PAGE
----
Your genetic makeup may indeed play a role in determining whether or not you will develop generalized anxiety disorder. Studies have shown that first degree relatives of someone with GAD are more likely to develop anxiety and mood disorders in general, with a specifically increased risk of developing generalized anxiety disorder. First degree relatives include family members closest to you, such as a parent, child, or sibling.

On top of this predisposed risk, the Anxiety and Depression Association of America has determined that women are twice as likely as men to develop generalized anxiety disorder. This is the case for the majority of anxiety disorders as well.

Trauma or Experience Based Factors

While clearly both genetic and biological factors have the potential to contribute to a person developing GAD, a greater percentage of people start to develop the disorder due to complex environmental, psychological, and social factors.

Traumatic experiences can play a big role in the development of generalized anxiety disorder, especially in the formative childhood years. Difficult events such as neglect, mental or physical abuse, the death of a loved one, divorce, isolation, and abandonment can all be contributing factors. In fact, studies have found that traumatic events and maltreatment in early childhood can severely affect the physical development of a child’s brain, leaving them predisposed to anxiety disorder later in life.

Some behavioral health professionals also believe that anxiety can be a learned behavior. They suggest that having a primary caregiver or parent that exhibits anxious behavior during a child’s formative years can greatly increase their risk of developing GAD. Children learn how to overcome challenging and stressful situations from the important people that are close to them. If their caregiver exhibits poor or less effective stress management, their children do the same. These early social interactions and learning experiences can directly affect the development of GAD later in life.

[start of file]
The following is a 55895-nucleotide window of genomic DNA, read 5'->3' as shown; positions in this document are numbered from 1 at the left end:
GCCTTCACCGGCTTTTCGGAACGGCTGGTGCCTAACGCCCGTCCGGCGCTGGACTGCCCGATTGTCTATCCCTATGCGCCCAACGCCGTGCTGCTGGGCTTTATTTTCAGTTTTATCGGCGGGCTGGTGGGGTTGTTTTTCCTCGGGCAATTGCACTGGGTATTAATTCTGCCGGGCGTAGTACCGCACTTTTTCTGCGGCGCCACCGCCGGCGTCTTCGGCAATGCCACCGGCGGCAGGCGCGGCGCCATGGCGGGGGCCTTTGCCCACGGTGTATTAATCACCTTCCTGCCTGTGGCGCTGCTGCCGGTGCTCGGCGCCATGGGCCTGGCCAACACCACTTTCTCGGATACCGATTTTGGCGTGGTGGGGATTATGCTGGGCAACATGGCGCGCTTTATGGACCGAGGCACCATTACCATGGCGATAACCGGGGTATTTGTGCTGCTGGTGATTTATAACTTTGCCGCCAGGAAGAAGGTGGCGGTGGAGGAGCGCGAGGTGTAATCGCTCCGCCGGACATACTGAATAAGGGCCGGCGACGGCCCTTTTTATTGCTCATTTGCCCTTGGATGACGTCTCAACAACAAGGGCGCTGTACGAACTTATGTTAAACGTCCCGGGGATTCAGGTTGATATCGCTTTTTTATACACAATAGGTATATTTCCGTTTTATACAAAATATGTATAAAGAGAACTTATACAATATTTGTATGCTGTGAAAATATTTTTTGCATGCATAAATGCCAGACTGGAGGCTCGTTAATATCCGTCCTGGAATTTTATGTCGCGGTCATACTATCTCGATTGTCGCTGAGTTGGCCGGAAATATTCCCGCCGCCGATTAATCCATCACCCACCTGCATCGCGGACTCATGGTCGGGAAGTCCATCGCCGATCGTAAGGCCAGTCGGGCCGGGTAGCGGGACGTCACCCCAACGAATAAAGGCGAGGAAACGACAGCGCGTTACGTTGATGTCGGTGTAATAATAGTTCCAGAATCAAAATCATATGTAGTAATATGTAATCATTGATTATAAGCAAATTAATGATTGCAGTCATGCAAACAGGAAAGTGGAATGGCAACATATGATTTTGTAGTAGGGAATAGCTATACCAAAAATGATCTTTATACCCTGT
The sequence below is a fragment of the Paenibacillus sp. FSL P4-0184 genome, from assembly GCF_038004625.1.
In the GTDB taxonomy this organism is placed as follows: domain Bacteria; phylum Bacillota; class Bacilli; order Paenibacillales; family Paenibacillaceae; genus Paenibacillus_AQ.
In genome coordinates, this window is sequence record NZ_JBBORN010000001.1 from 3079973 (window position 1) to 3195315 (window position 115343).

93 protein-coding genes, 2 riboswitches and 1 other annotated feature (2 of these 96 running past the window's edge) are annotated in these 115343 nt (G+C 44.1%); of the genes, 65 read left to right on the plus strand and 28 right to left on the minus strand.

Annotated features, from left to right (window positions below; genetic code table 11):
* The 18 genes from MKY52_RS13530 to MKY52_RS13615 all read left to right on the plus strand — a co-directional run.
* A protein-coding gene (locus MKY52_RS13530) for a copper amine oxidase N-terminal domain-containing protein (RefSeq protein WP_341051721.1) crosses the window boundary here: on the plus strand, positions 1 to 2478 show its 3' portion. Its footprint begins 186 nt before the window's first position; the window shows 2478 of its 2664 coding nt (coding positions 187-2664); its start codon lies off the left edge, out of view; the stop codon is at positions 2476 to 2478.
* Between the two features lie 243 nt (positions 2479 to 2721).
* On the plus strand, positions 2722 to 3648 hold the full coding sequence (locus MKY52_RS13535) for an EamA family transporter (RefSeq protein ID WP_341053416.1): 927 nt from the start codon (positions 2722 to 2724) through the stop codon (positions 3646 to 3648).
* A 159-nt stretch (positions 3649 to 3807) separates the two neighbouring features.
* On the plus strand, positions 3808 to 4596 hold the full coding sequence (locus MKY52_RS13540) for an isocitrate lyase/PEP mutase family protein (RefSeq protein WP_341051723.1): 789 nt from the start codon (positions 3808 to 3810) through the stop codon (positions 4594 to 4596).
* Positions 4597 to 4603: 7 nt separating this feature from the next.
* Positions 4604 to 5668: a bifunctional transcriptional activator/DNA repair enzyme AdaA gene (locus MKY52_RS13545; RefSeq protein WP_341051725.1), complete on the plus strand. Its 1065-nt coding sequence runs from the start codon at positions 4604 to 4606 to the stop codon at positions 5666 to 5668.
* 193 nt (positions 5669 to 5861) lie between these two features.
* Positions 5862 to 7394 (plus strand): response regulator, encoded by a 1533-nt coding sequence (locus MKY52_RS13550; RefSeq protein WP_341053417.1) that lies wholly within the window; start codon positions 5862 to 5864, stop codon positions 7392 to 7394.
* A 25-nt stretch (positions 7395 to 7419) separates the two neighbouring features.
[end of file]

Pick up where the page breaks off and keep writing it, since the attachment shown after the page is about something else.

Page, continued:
Social Media and Mental Health

People are more connected to each other now than ever before. While this has numerous positive effects on modern life, the ever-present nature of social media can be mentally invasive.

Research has shown that more time spent using social media has been linked to the increased presence of anxiety in young adults. For someone who suffers from GAD, interpreting social interactions and perceived threats can be difficult. Interacting with people on social media can present the same challenges as interacting with people in person. This includes feelings of loneliness, rejection, abandonment, and even humiliation.

People who suffer from GAD can feel a heightened sense of danger or rejection due to social misinterpretation, even when there is no actual threat present. Social media interactions can be interpreted in the same inaccurate ways. In many cases, this can be exacerbated because of the lack of non-verbal cues such as body language, facial expressions, and tone of voice in social media interactions. 

Treatment for Generalized Anxiety Disorder (GAD) at SUN Behavioral Delaware

There are many treatment options available for managing GAD and its symptoms, but cognitive behavioral therapy (CBT) has been shown to be the most effective way to help people overcome their anxiety.

Cognitive behavioral therapy changes thoughts, feelings, core beliefs, and actions that drive the issues you’re facing. It goes far beyond medication to help you identify the negative thoughts contributing to anxiety and your response in situations that can further your anxiety.

Generalized anxiety disorder treatment at SUN Behavioral Delaware will teach you strength-based strategies to equip you in neutralizing anxious thoughts. Our program provides these treatments in a trauma-informed care environment with the core principles of safety, trustworthiness, empowerment, collaboration, and choice driving all interactions.

GAD FAQs

  • Is generalized anxiety disorder genetic?

Genetics may play a role in determining whether or not you will develop generalized anxiety disorder. Studies have shown that immediate relatives of someone with GAD are more likely to develop anxiety and mood disorders. Studies have also shown that women are twice as likely as men to develop GAD.

  • Is GAD a serious mental illness?

Any mental disorders that cause difficulties in a person’s daily life can be considered to be a serious mental illness. Generalized anxiety disorder can make every social interaction and event extremely difficult. Luckily, there are many treatment options for anxiety.

  • Can you get rid of generalized anxiety disorder?

Like many mental illnesses, it can be very difficult to completely overcome generalized anxiety disorder, but many effective treatment options do exist. Through therapeutic methods such as cognitive behavioral therapy (CBT) many people are able to manage their anxiety and live a completely healthy life.